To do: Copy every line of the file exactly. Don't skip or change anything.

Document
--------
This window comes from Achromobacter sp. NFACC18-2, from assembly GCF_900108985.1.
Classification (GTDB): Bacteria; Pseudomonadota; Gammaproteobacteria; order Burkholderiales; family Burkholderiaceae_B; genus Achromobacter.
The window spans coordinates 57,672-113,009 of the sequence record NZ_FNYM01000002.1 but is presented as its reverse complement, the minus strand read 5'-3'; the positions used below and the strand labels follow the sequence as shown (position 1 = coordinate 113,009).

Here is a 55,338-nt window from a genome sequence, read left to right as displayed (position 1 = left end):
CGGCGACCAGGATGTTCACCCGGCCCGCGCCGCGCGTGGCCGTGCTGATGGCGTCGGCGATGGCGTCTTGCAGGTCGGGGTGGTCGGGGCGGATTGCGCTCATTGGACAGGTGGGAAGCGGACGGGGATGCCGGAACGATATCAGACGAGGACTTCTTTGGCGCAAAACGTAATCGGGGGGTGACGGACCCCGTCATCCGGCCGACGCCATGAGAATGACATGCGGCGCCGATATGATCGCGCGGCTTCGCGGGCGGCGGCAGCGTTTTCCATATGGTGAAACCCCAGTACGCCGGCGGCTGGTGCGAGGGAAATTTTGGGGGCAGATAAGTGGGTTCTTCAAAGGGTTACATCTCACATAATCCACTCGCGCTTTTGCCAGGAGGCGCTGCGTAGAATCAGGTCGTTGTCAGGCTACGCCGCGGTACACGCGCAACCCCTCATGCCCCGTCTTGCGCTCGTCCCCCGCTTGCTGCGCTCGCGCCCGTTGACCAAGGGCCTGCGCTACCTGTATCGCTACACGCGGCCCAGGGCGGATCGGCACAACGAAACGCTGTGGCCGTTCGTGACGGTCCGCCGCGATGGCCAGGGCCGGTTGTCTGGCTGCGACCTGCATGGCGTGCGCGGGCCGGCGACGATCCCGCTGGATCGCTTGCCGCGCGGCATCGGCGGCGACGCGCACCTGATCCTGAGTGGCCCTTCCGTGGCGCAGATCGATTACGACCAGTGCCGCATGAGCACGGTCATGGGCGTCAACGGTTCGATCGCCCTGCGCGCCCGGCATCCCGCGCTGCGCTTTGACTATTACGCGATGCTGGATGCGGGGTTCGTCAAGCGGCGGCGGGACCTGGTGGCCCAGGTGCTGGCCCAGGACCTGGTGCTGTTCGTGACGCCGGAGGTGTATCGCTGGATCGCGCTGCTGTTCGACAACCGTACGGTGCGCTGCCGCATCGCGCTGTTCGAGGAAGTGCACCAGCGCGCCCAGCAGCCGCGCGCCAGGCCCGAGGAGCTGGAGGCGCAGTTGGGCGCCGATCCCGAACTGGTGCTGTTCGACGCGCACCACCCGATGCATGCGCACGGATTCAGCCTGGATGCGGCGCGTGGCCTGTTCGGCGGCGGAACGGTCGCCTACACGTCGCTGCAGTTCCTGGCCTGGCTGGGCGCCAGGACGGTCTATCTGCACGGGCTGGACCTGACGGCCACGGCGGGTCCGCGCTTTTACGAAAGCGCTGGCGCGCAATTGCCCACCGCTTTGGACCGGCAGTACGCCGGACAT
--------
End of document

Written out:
This window comes from Achromobacter sp. NFACC18-2, from assembly GCF_900108985.1.
Classification (GTDB): Bacteria; Pseudomonadota; Gammaproteobacteria; order Burkholderiales; family Burkholderiaceae_B; genus Achromobacter.
The window spans coordinates 57,672-113,009 of the sequence record NZ_FNYM01000002.1 but is presented as its reverse complement, the minus strand read 5'-3'; the positions used below and the strand labels follow the sequence as shown (position 1 = coordinate 113,009).

Here is a 55,338-nt window from a genome sequence, read left to right as displayed (position 1 = left end):
CGGCGACCAGGATGTTCACCCGGCCCGCGCCGCGCGTGGCCGTGCTGATGGCGTCGGCGATGGCGTCTTGCAGGTCGGGGTGGTCGGGGCGGATTGCGCTCATTGGACAGGTGGGAAGCGGACGGGGATGCCGGAACGATATCAGACGAGGACTTCTTTGGCGCAAAACGTAATCGGGGGGTGACGGACCCCGTCATCCGGCCGACGCCATGAGAATGACATGCGGCGCCGATATGATCGCGCGGCTTCGCGGGCGGCGGCAGCGTTTTCCATATGGTGAAACCCCAGTACGCCGGCGGCTGGTGCGAGGGAAATTTTGGGGGCAGATAAGTGGGTTCTTCAAAGGGTTACATCTCACATAATCCACTCGCGCTTTTGCCAGGAGGCGCTGCGTAGAATCAGGTCGTTGTCAGGCTACGCCGCGGTACACGCGCAACCCCTCATGCCCCGTCTTGCGCTCGTCCCCCGCTTGCTGCGCTCGCGCCCGTTGACCAAGGGCCTGCGCTACCTGTATCGCTACACGCGGCCCAGGGCGGATCGGCACAACGAAACGCTGTGGCCGTTCGTGACGGTCCGCCGCGATGGCCAGGGCCGGTTGTCTGGCTGCGACCTGCATGGCGTGCGCGGGCCGGCGACGATCCCGCTGGATCGCTTGCCGCGCGGCATCGGCGGCGACGCGCACCTGATCCTGAGTGGCCCTTCCGTGGCGCAGATCGATTACGACCAGTGCCGCATGAGCACGGTCATGGGCGTCAACGGTTCGATCGCCCTGCGCGCCCGGCATCCCGCGCTGCGCTTTGACTATTACGCGATGCTGGATGCGGGGTTCGTCAAGCGGCGGCGGGACCTGGTGGCCCAGGTGCTGGCCCAGGACCTGGTGCTGTTCGTGACGCCGGAGGTGTATCGCTGGATCGCGCTGCTGTTCGACAACCGTACGGTGCGCTGCCGCATCGCGCTGTTCGAGGAAGTGCACCAGCGCGCCCAGCAGCCGCGCGCCAGGCCCGAGGAGCTGGAGGCGCAGTTGGGCGCCGATCCCGAACTGGTGCTGTTCGACGCGCACCACCCGATGCATGCGCACGGATTCAGCCTGGATGCGGCGCGTGGCCTGTTCGGCGGCGGAACGGTCGCCTACACGTCGCTGCAGTTCCTGGCCTGGCTGGGCGCCAGGACGGTCTATCTGCACGGGCTGGACCTGACGGCCACGGCGGGTCCGCGCTTTTACGAAAGCGCTGGCGCGCAATTGCCCACCGCTTTGGACCGGCAGTACGCCGGACAT